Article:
Posts in Category: Videopoems

Archipelago by Conceição Lima

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Moving Poems’ first poet from São Tomé and Príncipe, Conceição Lima, is featured in this ultra-short but effective video by David Shook filmed in São Tomé earlier this month. The poem is from her second collection, A Dolorosa Raiz de Micondó, and if its brevity left you hungry for more, check out the four additional poems Shook translated for World Literature Today. There are also three of Lima’s poems in translation by Amanda Hopkinson at Words Without Borders.

Now is the Time by Lucy English

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From the filmmaking duo Katia Viscogliosi and Francis Magnenot, AKA Cinéma Fragile, a new addition to UK writer and poetry-film expert Lucy English‘s Book of Hours project. The voiceover (by Viscogliosi, I’m guessing) is very effective, but her accent may present occasional difficulties for some listeners, so they’ve helpfully supplied subtitles — click the CC icon.

Moments That Breathe by Meghan McDonald

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An author-made video from 2015 by Brooklyn-based singer-songwriter Meghan McDonald, who evidently stumbled upon the idea of videopoetry herself, judging by what she wrote on YouTube:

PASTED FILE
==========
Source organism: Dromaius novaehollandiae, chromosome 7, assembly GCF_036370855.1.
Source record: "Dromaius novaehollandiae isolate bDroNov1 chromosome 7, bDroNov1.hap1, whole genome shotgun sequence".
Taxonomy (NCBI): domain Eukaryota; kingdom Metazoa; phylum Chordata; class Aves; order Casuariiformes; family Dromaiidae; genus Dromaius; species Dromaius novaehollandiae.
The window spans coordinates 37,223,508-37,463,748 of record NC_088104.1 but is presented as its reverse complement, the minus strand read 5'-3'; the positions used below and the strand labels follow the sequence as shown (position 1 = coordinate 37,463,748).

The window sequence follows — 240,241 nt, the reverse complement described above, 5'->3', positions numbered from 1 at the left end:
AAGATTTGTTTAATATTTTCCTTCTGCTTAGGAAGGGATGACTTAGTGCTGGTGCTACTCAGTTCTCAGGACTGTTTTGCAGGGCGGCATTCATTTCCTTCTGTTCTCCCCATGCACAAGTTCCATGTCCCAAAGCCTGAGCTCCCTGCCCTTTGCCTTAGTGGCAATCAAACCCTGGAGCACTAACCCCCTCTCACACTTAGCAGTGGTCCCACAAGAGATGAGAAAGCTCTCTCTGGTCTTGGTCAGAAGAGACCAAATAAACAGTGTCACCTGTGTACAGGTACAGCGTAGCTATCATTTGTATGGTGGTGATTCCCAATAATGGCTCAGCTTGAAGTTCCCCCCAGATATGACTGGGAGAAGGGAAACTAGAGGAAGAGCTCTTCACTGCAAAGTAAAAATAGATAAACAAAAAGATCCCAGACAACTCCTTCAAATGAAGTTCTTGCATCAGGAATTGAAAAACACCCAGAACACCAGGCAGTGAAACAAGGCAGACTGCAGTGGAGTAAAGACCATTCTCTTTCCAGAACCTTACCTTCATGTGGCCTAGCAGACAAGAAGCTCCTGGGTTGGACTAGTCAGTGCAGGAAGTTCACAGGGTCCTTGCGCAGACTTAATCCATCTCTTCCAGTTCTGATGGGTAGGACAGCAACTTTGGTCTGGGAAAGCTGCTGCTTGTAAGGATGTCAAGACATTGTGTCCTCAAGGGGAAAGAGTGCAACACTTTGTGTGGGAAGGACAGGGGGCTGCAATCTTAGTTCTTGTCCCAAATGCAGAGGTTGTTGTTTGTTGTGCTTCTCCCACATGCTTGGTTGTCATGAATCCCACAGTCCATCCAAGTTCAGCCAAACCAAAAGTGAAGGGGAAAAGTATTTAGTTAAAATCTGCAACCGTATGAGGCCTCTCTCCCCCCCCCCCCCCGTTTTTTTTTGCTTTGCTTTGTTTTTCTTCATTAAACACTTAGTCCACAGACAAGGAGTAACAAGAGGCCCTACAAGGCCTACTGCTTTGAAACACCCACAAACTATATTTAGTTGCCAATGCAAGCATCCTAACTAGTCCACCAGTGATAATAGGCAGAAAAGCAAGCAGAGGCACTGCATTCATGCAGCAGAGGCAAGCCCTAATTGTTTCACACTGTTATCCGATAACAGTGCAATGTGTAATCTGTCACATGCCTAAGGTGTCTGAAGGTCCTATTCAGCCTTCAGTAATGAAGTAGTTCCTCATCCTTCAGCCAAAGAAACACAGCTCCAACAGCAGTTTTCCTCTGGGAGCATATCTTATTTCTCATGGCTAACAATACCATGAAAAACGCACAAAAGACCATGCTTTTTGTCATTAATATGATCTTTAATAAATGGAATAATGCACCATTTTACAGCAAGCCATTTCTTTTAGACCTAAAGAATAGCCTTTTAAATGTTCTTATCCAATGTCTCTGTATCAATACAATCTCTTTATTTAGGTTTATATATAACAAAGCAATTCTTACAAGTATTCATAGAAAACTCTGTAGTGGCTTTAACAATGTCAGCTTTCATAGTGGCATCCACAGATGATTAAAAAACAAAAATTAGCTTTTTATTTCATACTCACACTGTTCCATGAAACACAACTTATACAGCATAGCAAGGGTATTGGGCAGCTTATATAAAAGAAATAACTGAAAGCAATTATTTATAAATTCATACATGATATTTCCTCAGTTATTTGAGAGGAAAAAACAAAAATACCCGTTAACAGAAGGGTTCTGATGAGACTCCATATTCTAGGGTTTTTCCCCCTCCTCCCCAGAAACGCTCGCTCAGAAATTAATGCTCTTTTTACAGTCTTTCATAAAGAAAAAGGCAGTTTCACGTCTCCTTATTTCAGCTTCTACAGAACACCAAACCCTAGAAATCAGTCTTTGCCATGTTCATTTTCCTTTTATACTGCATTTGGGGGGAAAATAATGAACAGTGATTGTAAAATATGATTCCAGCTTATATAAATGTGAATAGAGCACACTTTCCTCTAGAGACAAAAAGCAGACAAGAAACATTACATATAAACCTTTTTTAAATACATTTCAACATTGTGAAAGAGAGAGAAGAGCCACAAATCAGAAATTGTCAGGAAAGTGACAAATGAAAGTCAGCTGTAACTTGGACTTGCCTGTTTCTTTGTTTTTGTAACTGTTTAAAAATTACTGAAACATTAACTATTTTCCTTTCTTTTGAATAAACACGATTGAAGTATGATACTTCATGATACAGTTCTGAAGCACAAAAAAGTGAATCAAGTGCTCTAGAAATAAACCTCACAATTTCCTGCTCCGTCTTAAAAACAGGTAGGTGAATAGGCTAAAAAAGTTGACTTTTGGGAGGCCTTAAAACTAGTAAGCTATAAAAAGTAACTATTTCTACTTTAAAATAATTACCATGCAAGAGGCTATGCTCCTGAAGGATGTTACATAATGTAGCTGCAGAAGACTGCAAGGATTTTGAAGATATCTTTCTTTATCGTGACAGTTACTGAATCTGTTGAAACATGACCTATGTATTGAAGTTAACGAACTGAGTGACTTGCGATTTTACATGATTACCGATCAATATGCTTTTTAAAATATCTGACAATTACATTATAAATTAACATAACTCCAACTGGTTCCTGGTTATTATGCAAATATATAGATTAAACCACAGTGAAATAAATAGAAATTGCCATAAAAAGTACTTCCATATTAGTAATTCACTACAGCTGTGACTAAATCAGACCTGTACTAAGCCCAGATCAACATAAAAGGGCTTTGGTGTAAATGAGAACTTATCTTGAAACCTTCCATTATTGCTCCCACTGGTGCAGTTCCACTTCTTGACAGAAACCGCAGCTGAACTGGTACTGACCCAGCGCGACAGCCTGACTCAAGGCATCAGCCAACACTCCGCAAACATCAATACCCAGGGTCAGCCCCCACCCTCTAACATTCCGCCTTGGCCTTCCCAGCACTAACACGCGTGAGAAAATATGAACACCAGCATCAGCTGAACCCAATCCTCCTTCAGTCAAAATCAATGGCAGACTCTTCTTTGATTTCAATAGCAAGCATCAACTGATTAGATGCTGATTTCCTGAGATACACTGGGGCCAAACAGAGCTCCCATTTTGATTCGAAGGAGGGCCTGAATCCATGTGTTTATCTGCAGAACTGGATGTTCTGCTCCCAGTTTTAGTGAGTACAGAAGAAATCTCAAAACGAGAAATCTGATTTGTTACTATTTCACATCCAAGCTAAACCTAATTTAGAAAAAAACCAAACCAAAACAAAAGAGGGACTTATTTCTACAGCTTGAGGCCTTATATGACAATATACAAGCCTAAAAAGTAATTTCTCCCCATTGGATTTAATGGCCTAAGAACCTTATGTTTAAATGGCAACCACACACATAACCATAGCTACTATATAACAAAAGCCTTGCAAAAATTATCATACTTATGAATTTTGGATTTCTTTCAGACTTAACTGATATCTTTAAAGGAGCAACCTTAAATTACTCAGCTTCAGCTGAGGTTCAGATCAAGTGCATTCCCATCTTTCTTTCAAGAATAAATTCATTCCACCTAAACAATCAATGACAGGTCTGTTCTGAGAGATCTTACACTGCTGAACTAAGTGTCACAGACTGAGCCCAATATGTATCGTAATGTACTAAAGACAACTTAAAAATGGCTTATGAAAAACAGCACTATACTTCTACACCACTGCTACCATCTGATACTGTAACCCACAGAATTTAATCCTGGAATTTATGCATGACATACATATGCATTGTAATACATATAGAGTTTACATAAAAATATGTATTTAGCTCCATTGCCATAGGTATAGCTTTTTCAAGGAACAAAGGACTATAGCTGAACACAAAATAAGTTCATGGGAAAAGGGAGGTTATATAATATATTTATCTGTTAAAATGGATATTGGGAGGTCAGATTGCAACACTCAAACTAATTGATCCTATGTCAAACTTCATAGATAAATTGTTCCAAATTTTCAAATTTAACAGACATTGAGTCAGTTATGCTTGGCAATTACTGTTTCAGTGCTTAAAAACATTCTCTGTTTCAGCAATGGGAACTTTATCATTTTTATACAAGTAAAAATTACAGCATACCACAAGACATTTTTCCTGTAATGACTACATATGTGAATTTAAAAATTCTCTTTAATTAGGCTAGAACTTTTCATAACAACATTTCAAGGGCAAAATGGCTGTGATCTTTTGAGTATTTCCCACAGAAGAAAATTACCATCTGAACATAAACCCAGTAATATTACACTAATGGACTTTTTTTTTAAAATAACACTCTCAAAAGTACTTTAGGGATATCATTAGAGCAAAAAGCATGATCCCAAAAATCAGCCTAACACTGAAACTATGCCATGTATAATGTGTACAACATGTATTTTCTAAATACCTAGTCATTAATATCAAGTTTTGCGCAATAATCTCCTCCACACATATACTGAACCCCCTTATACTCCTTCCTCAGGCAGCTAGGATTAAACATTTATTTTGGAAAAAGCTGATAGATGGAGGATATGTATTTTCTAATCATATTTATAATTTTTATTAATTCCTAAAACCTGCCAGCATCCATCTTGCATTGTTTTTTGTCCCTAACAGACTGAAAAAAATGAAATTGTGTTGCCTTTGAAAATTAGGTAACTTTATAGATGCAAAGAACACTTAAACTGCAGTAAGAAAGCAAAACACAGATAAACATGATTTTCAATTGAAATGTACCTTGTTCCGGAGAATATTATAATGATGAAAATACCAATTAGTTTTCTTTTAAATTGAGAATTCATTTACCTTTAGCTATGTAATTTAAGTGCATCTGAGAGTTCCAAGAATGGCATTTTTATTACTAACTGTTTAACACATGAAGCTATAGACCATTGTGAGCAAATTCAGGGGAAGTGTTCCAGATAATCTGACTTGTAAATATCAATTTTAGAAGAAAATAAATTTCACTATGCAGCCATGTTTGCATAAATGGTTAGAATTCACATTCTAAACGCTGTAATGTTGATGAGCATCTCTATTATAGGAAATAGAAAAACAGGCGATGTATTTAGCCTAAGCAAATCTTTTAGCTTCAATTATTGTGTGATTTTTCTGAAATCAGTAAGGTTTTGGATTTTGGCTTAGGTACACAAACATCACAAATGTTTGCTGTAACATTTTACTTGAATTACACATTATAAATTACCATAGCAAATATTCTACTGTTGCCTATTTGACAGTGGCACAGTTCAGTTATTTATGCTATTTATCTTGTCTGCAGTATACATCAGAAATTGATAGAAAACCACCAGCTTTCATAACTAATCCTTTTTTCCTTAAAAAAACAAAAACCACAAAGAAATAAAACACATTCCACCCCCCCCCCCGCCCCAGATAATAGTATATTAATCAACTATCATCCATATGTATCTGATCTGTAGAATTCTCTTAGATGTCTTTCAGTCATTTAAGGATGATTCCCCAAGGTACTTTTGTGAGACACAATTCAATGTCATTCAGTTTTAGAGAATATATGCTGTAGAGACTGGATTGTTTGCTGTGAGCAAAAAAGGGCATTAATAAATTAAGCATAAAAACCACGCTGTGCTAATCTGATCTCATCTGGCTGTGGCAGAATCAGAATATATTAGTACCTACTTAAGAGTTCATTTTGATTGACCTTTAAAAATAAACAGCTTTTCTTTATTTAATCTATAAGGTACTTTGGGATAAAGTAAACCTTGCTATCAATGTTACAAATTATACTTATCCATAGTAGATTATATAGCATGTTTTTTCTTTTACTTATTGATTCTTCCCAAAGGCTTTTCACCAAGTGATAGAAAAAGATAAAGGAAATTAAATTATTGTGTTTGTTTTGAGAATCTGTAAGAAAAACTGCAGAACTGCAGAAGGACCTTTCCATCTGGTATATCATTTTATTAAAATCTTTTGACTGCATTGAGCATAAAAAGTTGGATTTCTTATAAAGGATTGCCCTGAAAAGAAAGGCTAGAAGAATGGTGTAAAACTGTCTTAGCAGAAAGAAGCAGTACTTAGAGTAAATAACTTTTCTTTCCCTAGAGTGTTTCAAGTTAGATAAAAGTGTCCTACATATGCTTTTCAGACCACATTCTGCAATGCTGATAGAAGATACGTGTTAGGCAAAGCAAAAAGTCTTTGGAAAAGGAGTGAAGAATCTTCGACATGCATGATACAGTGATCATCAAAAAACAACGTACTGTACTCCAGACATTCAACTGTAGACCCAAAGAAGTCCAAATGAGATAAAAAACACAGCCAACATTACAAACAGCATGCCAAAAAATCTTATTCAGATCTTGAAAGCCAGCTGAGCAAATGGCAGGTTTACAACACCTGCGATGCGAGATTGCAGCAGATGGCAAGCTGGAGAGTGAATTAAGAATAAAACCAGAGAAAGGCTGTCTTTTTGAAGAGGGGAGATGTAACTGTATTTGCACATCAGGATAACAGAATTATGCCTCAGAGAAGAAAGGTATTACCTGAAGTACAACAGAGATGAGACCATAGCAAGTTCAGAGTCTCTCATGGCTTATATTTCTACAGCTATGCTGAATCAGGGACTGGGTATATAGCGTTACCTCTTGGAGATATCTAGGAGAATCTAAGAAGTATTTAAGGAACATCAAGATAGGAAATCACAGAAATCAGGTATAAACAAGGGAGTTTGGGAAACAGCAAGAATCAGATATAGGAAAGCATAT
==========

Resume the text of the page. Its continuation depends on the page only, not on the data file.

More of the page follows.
This little tidbit is an idea I’ve been crafting for a while. It is intended to literally bring an imagery aspect to poetry (like a music video, but with poetry). I also wanted to incorporate beautiful moments that take place every day that may be overlooked.

Last year she uploaded six more videos to her Poetry Videos playlist, in addition to going busking across the U.S. Definitely someone to keep an eye on.

Bayside Reporter by Ian Gibbins

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Australian videopoet Ian Gibbins is a retired neuroscientist with three books of poetry under his belt and a penchant for experimental video and electronic music. His Vimeo description for Bayside Reporter reads:

Suspicions of criminal activity along the beachfront… Filmed between St Kilda and Port Melbourne, Victoria. Sounds were recorded beside the Yarra River, on trams between the City and Middle Park, and along the beachfront itself. A version of “Bayside Reporter” was published in Australian Poetry Members Anthology 3, Digital Edition, 2014. Here is the link.

No Black Scorpion Is Falling Upon This Table by Aaron Fagan

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An author-made videopoem by Aaron Fagan from 2014. Fagan has been experimenting with video for a number of years now, initially in collaboration with visual artists Jeffrey Schell and K. Erik Ino. In more recent years he’s been mostly working on his own, and he described his philosophy about multimedia poetry in an interview with huck magazine (which also featured this poem and video):

Why did you decide to turn some of your poems into videos?
I wanted to use sound and image with the poems for texture and offer a different, hopefully more inviting, way to experience poetry. I’m not looking for any literal relationship, I just like how the language, the music, and the image correspond with each other like a dialogue.